competitor for the raw materials
we need and for the markets
which our exports must find.
"A powerful trading bloc is rap-
idly engendering large scale effi-
cient producers who are about to
enjoy a burgeoning market while
protected from outsiders," he de-
The United States position 'is
improving as wage rates within
the Common Market increase, he
said. But he called for "a strong
United States desire to compete
in the world's markets" plus "a
real export drive supported by in-
dustry and labor and above all by
an understanding and coopera-
tive government."
Magnitude of Changes
Butler underscored "the magni-
tude of the economic changes"
brought about during the past five
years by the brilliant success of
the Common Market.
Five years ago, he said, "the
prevalent idea was that Europe
could not hope to compete with
America in world markets. Then,
suddenly, the pendulum swung the
other way in 1959 as the United
States ran a large balance of pay-
ments deficit."
He forecast "much tougher"
bargaining with the Common
Market in the future than in the
past on the matter of tariffs.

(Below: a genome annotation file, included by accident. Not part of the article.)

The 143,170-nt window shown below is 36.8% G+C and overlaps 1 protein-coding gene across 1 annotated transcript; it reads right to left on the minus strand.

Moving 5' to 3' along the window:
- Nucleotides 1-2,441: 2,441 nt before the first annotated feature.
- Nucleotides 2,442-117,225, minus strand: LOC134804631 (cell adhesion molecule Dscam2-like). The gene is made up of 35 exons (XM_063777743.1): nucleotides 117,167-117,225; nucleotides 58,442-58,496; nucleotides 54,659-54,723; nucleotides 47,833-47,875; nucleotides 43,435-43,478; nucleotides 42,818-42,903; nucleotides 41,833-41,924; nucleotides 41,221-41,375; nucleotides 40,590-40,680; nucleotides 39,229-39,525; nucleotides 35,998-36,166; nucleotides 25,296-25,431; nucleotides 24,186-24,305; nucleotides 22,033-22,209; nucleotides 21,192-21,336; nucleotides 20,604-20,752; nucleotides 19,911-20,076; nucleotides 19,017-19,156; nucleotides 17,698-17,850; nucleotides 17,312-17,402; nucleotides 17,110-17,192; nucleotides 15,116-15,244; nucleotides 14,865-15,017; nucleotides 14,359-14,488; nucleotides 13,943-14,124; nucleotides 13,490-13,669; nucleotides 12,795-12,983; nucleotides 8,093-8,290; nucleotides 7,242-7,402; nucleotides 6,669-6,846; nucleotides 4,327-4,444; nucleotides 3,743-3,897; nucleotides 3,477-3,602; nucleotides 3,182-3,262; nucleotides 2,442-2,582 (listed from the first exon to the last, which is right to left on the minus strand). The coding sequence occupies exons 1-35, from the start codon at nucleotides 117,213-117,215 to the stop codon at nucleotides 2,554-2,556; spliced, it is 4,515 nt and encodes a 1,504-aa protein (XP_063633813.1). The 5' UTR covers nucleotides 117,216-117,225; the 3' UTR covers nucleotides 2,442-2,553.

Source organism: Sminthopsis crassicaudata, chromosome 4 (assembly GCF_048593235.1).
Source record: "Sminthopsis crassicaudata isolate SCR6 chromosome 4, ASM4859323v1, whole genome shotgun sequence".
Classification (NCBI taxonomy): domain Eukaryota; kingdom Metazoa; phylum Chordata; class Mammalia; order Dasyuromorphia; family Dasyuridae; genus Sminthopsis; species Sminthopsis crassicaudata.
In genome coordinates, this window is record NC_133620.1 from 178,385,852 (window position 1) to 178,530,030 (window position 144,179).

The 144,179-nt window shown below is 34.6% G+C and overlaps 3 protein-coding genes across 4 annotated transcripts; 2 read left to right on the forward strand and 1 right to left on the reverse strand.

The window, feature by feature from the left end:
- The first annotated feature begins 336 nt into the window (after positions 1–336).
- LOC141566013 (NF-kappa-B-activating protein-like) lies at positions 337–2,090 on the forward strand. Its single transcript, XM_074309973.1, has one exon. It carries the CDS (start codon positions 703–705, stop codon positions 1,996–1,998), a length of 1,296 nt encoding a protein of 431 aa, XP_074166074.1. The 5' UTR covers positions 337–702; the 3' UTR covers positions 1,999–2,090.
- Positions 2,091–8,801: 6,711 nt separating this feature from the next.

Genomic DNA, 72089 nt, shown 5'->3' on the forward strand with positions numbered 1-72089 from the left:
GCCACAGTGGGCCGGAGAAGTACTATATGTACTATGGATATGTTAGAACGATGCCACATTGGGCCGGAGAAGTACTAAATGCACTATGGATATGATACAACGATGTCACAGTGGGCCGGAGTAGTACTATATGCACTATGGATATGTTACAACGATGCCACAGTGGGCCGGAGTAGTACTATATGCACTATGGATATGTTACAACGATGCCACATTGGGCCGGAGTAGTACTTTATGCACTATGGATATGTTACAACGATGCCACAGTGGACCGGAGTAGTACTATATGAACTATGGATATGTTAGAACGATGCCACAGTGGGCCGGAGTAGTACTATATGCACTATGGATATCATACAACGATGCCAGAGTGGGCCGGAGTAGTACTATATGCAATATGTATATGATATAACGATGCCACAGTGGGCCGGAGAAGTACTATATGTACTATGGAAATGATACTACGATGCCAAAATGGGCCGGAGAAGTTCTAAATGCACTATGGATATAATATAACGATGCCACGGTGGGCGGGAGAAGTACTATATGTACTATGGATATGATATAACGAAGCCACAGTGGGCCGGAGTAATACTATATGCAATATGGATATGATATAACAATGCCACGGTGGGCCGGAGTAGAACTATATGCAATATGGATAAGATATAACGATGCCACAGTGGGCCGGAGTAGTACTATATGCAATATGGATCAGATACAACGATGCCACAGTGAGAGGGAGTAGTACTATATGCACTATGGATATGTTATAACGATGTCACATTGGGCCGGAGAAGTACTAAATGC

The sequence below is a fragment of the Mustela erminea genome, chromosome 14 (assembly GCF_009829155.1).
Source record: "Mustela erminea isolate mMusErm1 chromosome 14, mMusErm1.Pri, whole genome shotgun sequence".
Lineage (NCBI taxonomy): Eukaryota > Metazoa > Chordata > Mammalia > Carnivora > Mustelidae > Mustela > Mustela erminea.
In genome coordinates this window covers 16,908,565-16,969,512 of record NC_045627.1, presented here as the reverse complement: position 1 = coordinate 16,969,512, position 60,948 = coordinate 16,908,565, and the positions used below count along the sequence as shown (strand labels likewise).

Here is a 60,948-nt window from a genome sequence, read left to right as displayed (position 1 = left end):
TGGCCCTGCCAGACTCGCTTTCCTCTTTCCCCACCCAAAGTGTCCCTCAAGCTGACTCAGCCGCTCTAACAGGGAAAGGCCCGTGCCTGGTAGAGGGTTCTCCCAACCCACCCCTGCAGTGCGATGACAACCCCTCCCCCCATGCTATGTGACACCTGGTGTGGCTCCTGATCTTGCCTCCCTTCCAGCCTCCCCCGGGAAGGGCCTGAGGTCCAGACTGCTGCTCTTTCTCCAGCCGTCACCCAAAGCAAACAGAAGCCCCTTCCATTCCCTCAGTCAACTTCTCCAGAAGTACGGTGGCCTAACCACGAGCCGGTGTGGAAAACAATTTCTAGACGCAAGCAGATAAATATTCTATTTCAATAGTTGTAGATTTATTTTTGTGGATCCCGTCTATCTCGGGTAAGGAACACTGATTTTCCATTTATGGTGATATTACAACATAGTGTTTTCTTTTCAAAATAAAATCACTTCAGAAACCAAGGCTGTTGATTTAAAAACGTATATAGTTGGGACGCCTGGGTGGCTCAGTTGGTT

Hutcheson saw development of
the Common Market as offering
"lucrative opportunities for Amer-
ican industry."

(Continued from Page 2)
vid S. Bates, Enid Dubbe, and Laurie
Efrein will be performed by soloitsts
and instrumental ensembles on Mon.,
'Nov.19, 8:30 p.m., Aud. A, Angell Hall.
Open to the general public.
Automatic Programming Seminar:
"Multiprogramming Storage Allocation
on 'STRETCH'," Cont., L. R. Herche,
4:00 p.m., Computing Center, Seminar
Automatic Programming seminar:
"Programming of Highly Parallel Com-
puters," Jon Squire, 4:00 p.m., Comput-
ing Center, Seminar Room.
The Faculty Seminar on Conflict Res-
olution will meet at 12:30 in the Kala-
mazoo Room of the Women's League